On Wednesday, Sumter Police Department dispelled false information regarding possible gang initiations after an employee gave wrong information during a non-emergency call on Tuesday.
The situation started after the police department was called because a boy was seen walking along Barnett Drive crying and screaming about 10 a.m. on Tuesday.
According to social media posts, the employee who answered the phone told the caller not to follow the boy because he could be part of a gang initiation to lure people to danger.
In a Facebook post on Sumter Police Department's page, Chief Russell Roark III wrote that the employee who answered the phone was not a police officer nor a telecommunications operator and gave inaccurate information.
He wrote officers later located the boy, who had been upset because of a family issue. "The boy was not harmed in any way and was not acting with malicious intent," he wrote.
Roark also wrote that the department will review its policies and procedures to improve how non-emergency calls are handled by employees.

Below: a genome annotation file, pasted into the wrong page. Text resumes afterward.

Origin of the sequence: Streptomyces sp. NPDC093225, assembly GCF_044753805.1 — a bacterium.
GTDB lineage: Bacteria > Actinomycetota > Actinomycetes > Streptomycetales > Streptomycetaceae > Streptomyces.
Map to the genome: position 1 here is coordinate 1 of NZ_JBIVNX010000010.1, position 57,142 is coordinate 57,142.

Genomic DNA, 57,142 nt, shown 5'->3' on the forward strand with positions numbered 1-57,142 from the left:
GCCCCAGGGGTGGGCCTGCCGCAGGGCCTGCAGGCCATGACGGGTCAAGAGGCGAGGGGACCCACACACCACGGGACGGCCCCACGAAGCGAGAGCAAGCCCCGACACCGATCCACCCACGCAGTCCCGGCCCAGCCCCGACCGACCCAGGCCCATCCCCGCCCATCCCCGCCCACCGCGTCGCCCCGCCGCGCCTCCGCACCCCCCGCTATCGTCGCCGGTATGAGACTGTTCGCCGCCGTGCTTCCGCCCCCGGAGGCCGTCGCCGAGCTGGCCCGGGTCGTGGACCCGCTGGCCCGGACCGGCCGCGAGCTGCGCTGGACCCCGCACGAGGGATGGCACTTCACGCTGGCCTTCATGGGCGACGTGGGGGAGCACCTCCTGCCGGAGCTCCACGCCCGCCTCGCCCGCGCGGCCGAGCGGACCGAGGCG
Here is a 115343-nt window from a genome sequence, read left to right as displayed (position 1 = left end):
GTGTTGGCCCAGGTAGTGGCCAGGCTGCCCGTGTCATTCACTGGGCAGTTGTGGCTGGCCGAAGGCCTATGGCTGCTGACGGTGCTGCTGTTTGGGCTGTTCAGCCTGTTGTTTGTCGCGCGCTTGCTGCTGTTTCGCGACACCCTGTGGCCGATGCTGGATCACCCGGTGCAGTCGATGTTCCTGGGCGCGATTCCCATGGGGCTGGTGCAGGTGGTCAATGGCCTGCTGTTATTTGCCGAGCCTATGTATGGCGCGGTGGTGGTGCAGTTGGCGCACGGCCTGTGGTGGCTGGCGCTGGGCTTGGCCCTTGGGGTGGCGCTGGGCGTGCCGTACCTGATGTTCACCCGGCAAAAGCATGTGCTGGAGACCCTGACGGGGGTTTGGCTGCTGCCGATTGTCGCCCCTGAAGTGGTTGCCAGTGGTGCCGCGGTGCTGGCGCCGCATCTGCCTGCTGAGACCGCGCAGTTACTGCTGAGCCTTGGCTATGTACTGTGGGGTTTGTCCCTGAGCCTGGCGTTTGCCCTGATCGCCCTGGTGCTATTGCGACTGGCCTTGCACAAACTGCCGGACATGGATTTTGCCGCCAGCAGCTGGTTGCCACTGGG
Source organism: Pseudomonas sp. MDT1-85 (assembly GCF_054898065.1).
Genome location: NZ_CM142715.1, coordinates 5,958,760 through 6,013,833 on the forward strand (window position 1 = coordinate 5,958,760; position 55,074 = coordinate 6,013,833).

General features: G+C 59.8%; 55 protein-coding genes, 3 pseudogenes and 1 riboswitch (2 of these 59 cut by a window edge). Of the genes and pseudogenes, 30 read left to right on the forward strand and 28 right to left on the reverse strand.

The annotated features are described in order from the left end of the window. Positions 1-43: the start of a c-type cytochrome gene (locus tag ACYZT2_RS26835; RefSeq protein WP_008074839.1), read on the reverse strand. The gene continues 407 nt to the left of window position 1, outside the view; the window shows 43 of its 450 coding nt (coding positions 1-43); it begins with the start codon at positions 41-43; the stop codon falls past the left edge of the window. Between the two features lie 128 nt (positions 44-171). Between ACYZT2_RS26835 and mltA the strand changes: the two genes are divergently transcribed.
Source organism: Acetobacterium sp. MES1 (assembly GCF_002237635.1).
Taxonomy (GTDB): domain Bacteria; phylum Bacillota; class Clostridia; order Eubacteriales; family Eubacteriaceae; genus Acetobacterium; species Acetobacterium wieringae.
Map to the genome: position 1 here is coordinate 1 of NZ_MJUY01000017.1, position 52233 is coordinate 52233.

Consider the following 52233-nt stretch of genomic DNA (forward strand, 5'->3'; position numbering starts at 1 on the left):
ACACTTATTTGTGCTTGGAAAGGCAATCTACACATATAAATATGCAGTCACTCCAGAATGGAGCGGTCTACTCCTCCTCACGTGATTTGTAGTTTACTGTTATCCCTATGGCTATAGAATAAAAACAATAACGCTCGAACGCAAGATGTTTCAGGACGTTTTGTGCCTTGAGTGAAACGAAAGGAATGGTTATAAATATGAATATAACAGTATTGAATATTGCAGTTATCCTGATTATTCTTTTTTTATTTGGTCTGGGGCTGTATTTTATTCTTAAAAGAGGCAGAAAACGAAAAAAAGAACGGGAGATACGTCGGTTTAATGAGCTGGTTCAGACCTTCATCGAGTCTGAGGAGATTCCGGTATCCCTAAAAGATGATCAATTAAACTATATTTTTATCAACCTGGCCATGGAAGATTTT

Kristin Hallal, the woman who made the call, said she and two coworkers were at work when they saw a boy who looked to be about 12 years old walking down the street crying and screaming about 10 a.m.
She said her two coworkers went outside to check with the boy, but he did not respond to them.
Everyone was worried because the boy did not respond when asked if he was OK, and he is at an age where he should be in school at that time of day, she said.
When Hallal called the police department to have someone check on the boy, she was told that her coworkers should go back inside.
Hallal said Tuesday was the first time she had heard anything like that. Everyone's first concern was for the boy, she said. No one thinks that he would harm anyone, she said.
An officer was sent to check the area and later spoke with Hallal and her coworkers. The officer had not heard about that kind of gang initiation happening in Sumter either, Hallal said.
Although many people have been a little nervous because of the incorrect information, Hallal said she hopes people will not be discouraged from helping others in need.
Just be vigilant and safe, she said.